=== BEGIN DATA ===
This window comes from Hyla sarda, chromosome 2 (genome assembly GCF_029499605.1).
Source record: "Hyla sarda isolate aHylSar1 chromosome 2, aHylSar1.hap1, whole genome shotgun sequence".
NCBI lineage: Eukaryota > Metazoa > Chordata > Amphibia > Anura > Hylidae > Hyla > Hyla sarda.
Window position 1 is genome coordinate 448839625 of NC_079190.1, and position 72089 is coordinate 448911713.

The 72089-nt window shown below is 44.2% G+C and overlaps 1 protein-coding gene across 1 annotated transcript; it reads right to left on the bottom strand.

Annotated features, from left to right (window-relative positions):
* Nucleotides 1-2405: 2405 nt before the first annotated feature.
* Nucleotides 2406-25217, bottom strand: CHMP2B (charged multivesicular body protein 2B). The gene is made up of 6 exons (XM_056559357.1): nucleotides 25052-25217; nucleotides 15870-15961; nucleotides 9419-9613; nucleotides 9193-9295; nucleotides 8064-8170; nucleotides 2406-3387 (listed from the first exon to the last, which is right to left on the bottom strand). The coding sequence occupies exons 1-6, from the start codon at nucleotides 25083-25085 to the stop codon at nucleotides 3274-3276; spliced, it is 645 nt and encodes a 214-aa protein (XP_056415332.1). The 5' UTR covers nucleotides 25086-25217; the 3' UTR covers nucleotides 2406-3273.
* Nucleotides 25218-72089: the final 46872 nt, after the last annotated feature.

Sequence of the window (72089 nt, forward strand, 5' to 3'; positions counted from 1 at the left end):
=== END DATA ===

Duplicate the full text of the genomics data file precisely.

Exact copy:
This window comes from Hyla sarda, chromosome 2 (genome assembly GCF_029499605.1).
Source record: "Hyla sarda isolate aHylSar1 chromosome 2, aHylSar1.hap1, whole genome shotgun sequence".
NCBI lineage: Eukaryota > Metazoa > Chordata > Amphibia > Anura > Hylidae > Hyla > Hyla sarda.
Window position 1 is genome coordinate 448839625 of NC_079190.1, and position 72089 is coordinate 448911713.

The 72089-nt window shown below is 44.2% G+C and overlaps 1 protein-coding gene across 1 annotated transcript; it reads right to left on the bottom strand.

Annotated features, from left to right (window-relative positions):
* Nucleotides 1-2405: 2405 nt before the first annotated feature.
* Nucleotides 2406-25217, bottom strand: CHMP2B (charged multivesicular body protein 2B). The gene is made up of 6 exons (XM_056559357.1): nucleotides 25052-25217; nucleotides 15870-15961; nucleotides 9419-9613; nucleotides 9193-9295; nucleotides 8064-8170; nucleotides 2406-3387 (listed from the first exon to the last, which is right to left on the bottom strand). The coding sequence occupies exons 1-6, from the start codon at nucleotides 25083-25085 to the stop codon at nucleotides 3274-3276; spliced, it is 645 nt and encodes a 214-aa protein (XP_056415332.1). The 5' UTR covers nucleotides 25086-25217; the 3' UTR covers nucleotides 2406-3273.
* Nucleotides 25218-72089: the final 46872 nt, after the last annotated feature.

Sequence of the window (72089 nt, forward strand, 5' to 3'; positions counted from 1 at the left end):